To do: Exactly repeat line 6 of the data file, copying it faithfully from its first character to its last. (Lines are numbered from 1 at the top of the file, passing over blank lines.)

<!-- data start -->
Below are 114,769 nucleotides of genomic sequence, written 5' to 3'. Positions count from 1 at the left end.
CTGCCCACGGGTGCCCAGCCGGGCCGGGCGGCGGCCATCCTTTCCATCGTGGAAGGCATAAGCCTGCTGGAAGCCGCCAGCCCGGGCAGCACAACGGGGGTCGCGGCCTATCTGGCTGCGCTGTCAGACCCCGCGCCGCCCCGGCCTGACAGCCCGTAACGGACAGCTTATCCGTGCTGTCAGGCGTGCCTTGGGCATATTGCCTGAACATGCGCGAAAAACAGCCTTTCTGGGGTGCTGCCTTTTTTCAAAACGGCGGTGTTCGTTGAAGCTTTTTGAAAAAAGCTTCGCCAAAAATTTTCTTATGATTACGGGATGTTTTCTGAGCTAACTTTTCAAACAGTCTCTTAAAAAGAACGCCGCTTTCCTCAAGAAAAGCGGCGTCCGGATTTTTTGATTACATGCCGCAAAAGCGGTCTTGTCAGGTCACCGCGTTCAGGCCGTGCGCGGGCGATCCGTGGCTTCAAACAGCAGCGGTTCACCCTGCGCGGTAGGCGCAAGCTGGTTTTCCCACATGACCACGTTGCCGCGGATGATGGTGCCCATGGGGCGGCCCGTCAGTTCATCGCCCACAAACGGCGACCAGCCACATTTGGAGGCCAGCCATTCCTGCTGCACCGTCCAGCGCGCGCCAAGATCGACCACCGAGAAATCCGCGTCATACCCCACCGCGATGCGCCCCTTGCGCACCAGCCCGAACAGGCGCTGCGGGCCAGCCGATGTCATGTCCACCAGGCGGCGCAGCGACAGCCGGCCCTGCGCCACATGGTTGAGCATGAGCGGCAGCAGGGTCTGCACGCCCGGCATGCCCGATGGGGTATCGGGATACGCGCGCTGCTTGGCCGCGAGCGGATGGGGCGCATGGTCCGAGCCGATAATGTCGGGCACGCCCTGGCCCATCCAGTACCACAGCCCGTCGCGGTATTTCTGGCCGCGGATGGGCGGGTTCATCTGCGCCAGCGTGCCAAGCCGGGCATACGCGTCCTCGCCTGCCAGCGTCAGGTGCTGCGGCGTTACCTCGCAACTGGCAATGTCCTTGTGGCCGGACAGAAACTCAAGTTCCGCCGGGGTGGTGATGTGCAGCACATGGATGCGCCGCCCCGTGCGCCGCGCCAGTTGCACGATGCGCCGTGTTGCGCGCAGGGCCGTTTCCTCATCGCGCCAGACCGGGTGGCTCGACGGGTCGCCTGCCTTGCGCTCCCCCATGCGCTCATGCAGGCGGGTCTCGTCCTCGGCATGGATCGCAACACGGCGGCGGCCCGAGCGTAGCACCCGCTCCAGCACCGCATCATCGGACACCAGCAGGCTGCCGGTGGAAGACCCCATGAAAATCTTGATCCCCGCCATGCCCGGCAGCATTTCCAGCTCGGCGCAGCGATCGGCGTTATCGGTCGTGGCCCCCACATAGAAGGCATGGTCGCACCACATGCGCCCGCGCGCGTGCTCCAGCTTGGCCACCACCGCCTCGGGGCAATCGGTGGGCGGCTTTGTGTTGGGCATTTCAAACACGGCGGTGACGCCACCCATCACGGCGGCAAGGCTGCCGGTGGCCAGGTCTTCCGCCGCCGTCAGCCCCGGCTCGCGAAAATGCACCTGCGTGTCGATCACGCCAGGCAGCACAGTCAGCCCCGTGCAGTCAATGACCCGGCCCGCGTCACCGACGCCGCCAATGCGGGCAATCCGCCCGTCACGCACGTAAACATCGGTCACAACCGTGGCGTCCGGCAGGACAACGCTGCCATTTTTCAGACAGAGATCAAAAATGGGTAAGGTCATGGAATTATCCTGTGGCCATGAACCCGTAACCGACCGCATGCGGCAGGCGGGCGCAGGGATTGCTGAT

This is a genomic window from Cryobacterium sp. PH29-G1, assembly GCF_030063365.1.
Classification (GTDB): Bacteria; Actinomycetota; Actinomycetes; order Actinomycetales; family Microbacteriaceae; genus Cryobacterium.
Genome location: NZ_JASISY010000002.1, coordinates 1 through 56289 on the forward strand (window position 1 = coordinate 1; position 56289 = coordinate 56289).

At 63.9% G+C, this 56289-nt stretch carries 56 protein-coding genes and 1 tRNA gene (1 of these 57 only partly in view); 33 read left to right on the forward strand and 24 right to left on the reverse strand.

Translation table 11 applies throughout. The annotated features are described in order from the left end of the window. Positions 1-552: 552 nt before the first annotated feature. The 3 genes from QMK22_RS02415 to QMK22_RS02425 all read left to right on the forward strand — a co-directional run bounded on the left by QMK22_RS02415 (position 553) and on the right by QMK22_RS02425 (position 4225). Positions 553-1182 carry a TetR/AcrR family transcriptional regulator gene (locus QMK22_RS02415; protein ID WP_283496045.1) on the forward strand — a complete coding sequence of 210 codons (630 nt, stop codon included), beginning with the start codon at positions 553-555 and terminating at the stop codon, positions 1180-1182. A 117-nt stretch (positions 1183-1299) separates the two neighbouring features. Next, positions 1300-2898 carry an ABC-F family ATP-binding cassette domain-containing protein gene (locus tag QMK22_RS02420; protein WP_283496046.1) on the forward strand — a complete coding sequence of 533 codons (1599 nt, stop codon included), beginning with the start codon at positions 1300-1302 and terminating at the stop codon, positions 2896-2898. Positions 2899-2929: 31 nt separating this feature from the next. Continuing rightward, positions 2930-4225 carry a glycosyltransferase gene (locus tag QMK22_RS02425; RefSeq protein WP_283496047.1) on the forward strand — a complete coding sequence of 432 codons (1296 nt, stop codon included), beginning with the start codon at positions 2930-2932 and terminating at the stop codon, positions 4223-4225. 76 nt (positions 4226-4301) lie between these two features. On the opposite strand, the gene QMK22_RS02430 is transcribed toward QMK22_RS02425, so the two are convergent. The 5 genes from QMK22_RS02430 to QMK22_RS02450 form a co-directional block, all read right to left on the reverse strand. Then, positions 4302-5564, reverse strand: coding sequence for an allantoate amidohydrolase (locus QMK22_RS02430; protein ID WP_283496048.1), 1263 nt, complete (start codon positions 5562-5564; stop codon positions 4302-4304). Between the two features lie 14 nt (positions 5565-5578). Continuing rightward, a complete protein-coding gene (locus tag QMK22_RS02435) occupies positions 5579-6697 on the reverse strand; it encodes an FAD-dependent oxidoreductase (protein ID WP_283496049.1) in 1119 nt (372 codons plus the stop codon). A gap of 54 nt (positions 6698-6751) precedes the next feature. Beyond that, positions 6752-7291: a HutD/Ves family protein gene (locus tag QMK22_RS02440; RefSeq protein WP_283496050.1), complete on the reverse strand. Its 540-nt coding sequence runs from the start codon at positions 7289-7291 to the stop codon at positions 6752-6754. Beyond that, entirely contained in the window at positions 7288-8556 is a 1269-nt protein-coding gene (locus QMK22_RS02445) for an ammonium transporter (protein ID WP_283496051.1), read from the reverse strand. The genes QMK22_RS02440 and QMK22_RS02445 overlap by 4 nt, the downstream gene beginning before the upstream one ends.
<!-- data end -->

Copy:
At 63.9% G+C, this 56289-nt stretch carries 56 protein-coding genes and 1 tRNA gene (1 of these 57 only partly in view); 33 read left to right on the forward strand and 24 right to left on the reverse strand.